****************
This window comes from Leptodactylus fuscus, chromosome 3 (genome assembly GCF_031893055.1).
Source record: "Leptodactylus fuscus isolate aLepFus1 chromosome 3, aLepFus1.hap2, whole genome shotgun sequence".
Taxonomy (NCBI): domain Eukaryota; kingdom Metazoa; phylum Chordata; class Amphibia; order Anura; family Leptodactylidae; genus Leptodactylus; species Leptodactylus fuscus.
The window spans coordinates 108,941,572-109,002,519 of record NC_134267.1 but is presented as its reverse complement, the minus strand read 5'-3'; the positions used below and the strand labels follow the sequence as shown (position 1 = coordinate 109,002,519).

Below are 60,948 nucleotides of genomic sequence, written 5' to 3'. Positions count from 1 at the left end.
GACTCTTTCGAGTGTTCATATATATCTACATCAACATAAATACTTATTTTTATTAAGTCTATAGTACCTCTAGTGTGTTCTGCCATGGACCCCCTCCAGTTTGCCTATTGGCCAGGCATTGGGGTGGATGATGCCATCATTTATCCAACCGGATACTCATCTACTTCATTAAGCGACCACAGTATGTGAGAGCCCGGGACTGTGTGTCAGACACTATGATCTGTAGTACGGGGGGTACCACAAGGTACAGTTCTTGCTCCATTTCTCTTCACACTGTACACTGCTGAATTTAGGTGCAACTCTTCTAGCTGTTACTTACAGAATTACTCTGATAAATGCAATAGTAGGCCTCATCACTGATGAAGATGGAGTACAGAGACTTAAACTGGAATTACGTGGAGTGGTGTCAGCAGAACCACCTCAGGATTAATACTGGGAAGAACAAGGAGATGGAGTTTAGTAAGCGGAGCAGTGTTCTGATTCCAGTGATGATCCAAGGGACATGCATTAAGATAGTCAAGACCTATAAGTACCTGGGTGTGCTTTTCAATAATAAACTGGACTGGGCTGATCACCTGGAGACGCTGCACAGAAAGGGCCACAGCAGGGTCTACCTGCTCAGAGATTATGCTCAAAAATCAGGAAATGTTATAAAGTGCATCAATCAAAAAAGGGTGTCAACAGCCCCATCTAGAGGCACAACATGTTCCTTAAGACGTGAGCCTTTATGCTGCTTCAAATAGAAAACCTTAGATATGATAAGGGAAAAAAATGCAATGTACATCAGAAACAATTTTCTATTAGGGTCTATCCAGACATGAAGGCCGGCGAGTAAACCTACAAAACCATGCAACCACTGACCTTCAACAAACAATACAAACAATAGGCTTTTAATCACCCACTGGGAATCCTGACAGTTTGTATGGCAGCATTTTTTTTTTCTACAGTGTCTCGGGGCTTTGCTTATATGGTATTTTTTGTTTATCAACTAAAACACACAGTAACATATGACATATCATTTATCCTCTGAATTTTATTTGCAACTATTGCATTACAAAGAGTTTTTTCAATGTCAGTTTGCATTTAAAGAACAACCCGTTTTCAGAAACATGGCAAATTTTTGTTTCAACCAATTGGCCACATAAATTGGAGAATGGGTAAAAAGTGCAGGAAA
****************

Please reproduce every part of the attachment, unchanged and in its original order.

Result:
This window comes from Leptodactylus fuscus, chromosome 3 (genome assembly GCF_031893055.1).
Source record: "Leptodactylus fuscus isolate aLepFus1 chromosome 3, aLepFus1.hap2, whole genome shotgun sequence".
Taxonomy (NCBI): domain Eukaryota; kingdom Metazoa; phylum Chordata; class Amphibia; order Anura; family Leptodactylidae; genus Leptodactylus; species Leptodactylus fuscus.
The window spans coordinates 108,941,572-109,002,519 of record NC_134267.1 but is presented as its reverse complement, the minus strand read 5'-3'; the positions used below and the strand labels follow the sequence as shown (position 1 = coordinate 109,002,519).

Below are 60,948 nucleotides of genomic sequence, written 5' to 3'. Positions count from 1 at the left end.
GACTCTTTCGAGTGTTCATATATATCTACATCAACATAAATACTTATTTTTATTAAGTCTATAGTACCTCTAGTGTGTTCTGCCATGGACCCCCTCCAGTTTGCCTATTGGCCAGGCATTGGGGTGGATGATGCCATCATTTATCCAACCGGATACTCATCTACTTCATTAAGCGACCACAGTATGTGAGAGCCCGGGACTGTGTGTCAGACACTATGATCTGTAGTACGGGGGGTACCACAAGGTACAGTTCTTGCTCCATTTCTCTTCACACTGTACACTGCTGAATTTAGGTGCAACTCTTCTAGCTGTTACTTACAGAATTACTCTGATAAATGCAATAGTAGGCCTCATCACTGATGAAGATGGAGTACAGAGACTTAAACTGGAATTACGTGGAGTGGTGTCAGCAGAACCACCTCAGGATTAATACTGGGAAGAACAAGGAGATGGAGTTTAGTAAGCGGAGCAGTGTTCTGATTCCAGTGATGATCCAAGGGACATGCATTAAGATAGTCAAGACCTATAAGTACCTGGGTGTGCTTTTCAATAATAAACTGGACTGGGCTGATCACCTGGAGACGCTGCACAGAAAGGGCCACAGCAGGGTCTACCTGCTCAGAGATTATGCTCAAAAATCAGGAAATGTTATAAAGTGCATCAATCAAAAAAGGGTGTCAACAGCCCCATCTAGAGGCACAACATGTTCCTTAAGACGTGAGCCTTTATGCTGCTTCAAATAGAAAACCTTAGATATGATAAGGGAAAAAAATGCAATGTACATCAGAAACAATTTTCTATTAGGGTCTATCCAGACATGAAGGCCGGCGAGTAAACCTACAAAACCATGCAACCACTGACCTTCAACAAACAATACAAACAATAGGCTTTTAATCACCCACTGGGAATCCTGACAGTTTGTATGGCAGCATTTTTTTTTTCTACAGTGTCTCGGGGCTTTGCTTATATGGTATTTTTTGTTTATCAACTAAAACACACAGTAACATATGACATATCATTTATCCTCTGAATTTTATTTGCAACTATTGCATTACAAAGAGTTTTTTCAATGTCAGTTTGCATTTAAAGAACAACCCGTTTTCAGAAACATGGCAAATTTTTGTTTCAACCAATTGGCCACATAAATTGGAGAATGGGTAAAAAGTGCAGGAAA